If silver is good, gold must be better. For contact materials, it isn’t necessarily so.
By Earl Haines
Edited by Miles Budimir
Switch contacts are made from a variety of metals, but gold and silver are the most common. Each has advantages and disadvantages. The big plus for gold is that it doesn't corrode or tarnish. However, its higher cost is a disadvantage, and it's less conductive than silver.
Another problem with gold contacts is the potential for oxidation from organic compounds, simple versions of which are present in the atmosphere. In vapor form, they can be absorbed by the gold contact surface. Sliding or fretting between contacts causes a chemical reaction between the gold, which acts as a catalyst, and organic compounds. This reaction produces long-chain compounds or polymers.
One way to get around these drawbacks is to place a thin gold layer over a copper contact. Doing so demands barrier plating. Due to the cost of gold, the plating is usually thin, on the order of 1 to 2 microns. Without a barrier between the two materials, copper can migrate to the gold surface, where the exposed copper begins to oxidize forming a copper-oxide layer that acts as an insulator. The barrier layer is usually nickel.
Silver contacts, on the other hand, need no such barrier because the silver plating is much thicker, 2 to 5 microns. A barrier also isn't necessary in gold over silver contacts because the silver is thick enough to act as a barrier.
Some applications such as high-reliability edge-connectors require 30 microns of gold plating by specification. The thick plating is needed because of the high-force, high-wear nature of insertions and disconnections. However, a 30-micron gold plating isn't reasonable for switch contacts. First, a plating of this thickness would eliminate the spring characteristics of the contacts, and there just isn't enough room for such a thick plating. Moreover, a switch with 30 microns of gold on the contacts would be more expensive.
Soft mechanical wear is another disadvantage of using gold. It's much softer than silver or silver alloys and gold wears much easier by sliding friction.In addition, silver contacts are better in applications where arcing and welding are likely. This is because in low-current situations, typically less than 50 A, the circuit resistance or reactance is usually high, so the relatively high contact resistance of gold is not significant to the total circuit resistance.
On the other hand, in high current situations (typically over 50 A) using silver contacts, the circuit resistance or reactance is usually low. Therefore, the contact resistance should be as low as possible otherwise it would become significant to the total circuit resistance. The I2R heating of the contacts would result in premature contact failure.
Silver, however, does have a notable disadvantage: Tarnish. Contacts get tarnished in the presence of hydrogen sulfide and water vapor. Sources of hydrogen sulfide include decaying organic material, some packaging material, and industrial pollution. Tarnish is usually not a problem, however, where arcing, mechanical forces, and contact movement are present.
During long static periods tarnish on silver contact surfaces continues to accumulate. However, gold-over-silver plating produces no tarnish and the contact will close reliably even after long periods of inactivity. If a switch must close only a few times in its life, as in an emergency shut-off, it should have gold over silver contacts.
Arc oxidation produces another problem for silver contacts. An arc is a plasma of negative ions, similar to lightning. The temperature within the plasma arc can easily reach 10,000°F or higher. At these temperatures, everything oxidizes including the silver, along with any particulate contamination caught in the plasma. Evaporated or vaporized silver may condense on contacts and the surrounding area in the form of a metallic powder. The area around the contact erosion will be covered with a black ash, arc oxidation that comes mostly from the silver and any lubricant present.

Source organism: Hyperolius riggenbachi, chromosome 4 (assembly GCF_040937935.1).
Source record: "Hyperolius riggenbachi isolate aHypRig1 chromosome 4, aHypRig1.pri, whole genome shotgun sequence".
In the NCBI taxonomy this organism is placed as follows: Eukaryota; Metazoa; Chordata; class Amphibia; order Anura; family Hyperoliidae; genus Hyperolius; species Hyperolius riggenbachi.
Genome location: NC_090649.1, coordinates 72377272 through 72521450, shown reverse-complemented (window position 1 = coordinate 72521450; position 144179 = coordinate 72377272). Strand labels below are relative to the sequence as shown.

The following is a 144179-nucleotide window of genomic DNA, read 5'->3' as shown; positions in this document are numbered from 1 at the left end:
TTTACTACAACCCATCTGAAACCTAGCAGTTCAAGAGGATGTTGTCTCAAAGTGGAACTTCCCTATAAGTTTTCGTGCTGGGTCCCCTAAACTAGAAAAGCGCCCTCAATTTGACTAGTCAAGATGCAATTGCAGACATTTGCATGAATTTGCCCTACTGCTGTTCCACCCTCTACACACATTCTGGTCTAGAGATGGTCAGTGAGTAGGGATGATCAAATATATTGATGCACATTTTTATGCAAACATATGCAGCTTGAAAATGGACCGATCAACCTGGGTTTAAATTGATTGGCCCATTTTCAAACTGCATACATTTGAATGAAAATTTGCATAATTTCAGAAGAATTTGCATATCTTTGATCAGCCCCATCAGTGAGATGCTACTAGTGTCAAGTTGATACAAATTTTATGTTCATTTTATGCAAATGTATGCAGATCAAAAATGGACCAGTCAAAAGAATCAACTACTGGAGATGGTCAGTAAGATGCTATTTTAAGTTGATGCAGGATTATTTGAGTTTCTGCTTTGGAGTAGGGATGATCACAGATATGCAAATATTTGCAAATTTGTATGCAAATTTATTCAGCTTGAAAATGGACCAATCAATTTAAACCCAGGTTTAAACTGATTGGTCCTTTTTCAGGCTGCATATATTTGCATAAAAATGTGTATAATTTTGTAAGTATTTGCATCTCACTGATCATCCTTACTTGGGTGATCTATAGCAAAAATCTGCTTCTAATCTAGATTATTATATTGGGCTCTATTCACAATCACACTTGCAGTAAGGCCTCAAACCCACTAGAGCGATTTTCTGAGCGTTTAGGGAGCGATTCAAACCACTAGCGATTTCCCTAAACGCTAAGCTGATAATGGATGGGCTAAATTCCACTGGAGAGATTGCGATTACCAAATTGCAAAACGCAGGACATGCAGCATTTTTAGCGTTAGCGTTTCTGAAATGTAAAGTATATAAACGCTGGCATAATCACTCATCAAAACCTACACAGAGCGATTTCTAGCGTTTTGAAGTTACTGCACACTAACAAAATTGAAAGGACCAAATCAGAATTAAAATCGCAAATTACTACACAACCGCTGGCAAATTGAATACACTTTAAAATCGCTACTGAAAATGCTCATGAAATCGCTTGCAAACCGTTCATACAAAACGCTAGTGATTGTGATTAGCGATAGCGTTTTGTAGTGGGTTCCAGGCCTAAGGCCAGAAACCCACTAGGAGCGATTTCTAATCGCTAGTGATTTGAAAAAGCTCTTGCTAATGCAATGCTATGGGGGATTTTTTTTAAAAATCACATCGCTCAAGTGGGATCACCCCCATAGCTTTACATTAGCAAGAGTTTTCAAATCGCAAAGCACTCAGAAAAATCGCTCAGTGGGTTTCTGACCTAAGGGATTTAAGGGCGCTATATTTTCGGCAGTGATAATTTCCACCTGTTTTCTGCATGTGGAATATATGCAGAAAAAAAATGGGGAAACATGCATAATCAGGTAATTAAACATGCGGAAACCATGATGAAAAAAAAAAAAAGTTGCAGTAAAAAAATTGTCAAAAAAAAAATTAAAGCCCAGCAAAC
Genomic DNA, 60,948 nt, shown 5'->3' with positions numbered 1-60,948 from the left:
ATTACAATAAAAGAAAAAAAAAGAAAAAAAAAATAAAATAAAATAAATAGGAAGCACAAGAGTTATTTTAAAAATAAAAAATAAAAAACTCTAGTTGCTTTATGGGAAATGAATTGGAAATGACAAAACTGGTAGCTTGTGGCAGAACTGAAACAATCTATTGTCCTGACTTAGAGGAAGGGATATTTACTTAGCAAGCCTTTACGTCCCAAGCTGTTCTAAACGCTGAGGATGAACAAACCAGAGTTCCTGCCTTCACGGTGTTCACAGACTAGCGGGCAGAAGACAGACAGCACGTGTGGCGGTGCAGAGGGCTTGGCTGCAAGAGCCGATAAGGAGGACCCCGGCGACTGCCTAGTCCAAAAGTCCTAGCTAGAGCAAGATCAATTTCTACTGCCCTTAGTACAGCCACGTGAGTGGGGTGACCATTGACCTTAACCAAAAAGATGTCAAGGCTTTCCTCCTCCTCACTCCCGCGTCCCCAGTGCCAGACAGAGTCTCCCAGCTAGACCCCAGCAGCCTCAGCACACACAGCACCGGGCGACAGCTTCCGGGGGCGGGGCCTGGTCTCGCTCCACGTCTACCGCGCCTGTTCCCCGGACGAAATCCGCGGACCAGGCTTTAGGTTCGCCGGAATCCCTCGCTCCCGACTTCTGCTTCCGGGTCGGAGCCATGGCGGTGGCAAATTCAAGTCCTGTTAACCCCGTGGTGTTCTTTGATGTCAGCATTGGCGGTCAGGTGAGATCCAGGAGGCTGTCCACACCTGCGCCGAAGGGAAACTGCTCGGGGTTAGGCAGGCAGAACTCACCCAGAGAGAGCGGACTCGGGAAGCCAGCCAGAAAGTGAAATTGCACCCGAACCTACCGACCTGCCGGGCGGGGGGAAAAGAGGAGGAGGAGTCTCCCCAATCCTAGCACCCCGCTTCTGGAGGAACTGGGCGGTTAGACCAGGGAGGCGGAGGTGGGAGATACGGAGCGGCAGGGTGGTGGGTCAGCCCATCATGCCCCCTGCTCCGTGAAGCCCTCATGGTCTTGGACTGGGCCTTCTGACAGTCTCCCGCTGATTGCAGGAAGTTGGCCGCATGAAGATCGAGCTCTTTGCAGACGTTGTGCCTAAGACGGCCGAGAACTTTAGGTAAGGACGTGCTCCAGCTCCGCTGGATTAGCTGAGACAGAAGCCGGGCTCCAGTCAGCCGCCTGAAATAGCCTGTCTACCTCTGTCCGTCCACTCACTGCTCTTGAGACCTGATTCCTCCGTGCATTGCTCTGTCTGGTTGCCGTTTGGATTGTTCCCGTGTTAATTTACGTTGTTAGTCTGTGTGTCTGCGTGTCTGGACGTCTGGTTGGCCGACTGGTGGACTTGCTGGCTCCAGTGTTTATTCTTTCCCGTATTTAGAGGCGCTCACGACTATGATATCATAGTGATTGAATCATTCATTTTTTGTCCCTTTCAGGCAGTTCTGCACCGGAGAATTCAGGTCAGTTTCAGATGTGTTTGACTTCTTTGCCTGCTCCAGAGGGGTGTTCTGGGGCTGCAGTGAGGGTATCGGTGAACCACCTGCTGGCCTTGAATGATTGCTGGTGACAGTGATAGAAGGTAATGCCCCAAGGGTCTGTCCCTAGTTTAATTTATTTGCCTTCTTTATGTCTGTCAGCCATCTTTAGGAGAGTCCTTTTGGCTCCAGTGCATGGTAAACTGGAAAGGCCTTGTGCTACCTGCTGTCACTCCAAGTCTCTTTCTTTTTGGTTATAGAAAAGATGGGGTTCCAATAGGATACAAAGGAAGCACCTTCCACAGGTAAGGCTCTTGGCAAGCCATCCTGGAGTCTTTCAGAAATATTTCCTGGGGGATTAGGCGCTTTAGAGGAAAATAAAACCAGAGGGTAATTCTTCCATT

In applications where power switching is infrequent (months or years between operation), gold over silver contacts provide high reliability. This is because silver tarnishes in the presence of hydrogen sulfides and other industrial pollutants. The tarnish raises the contact resistance as it forms a thin insulative layer on the surface of the contacts. Eventually, the contact may not close, depending on arc energy available and spring force.
Silver contacts fare better in moderate wear. For example, PCB edge connectors have high-contact spring force, insertion force, and wear. Contact wear in rotary switches might be considered moderate. Wear is low in butt contacts where there is little relative movement between the contacts and where most of the wear comes in the form of fretting (small sliding movements). Wear is also low in cross-bar contacts, the most ideal design.
Furthermore, snap-action contacts keep operators from "teasing" contacts. Snap-action contacts close or open after reaching a predetermined plunger force. They open and close much quicker than other designs, thereby shortening the arc period. In fulcrum or see-saw type contacts, an operator can tease the toggle in such a way as to stop the contacts in mid-travel. If an arc is created during teasing, the arc will be maintained causing more damage to the switch contacts.
Think cross bars for reliability
The STC mechanism blends three basic technologies: slide action, crossbar, and duality. The sliding contacts produce a self-wiping motion that cleans the switch contacts with each actuation. By creating pressure, the crossbar stabilizes the contact and ensures a crisp feel. Finally, twin or dual crossbars pinch the stationary contact and provide a double safety mechanism. If for any reason one side should fail to make contact, the other side completes the circuit.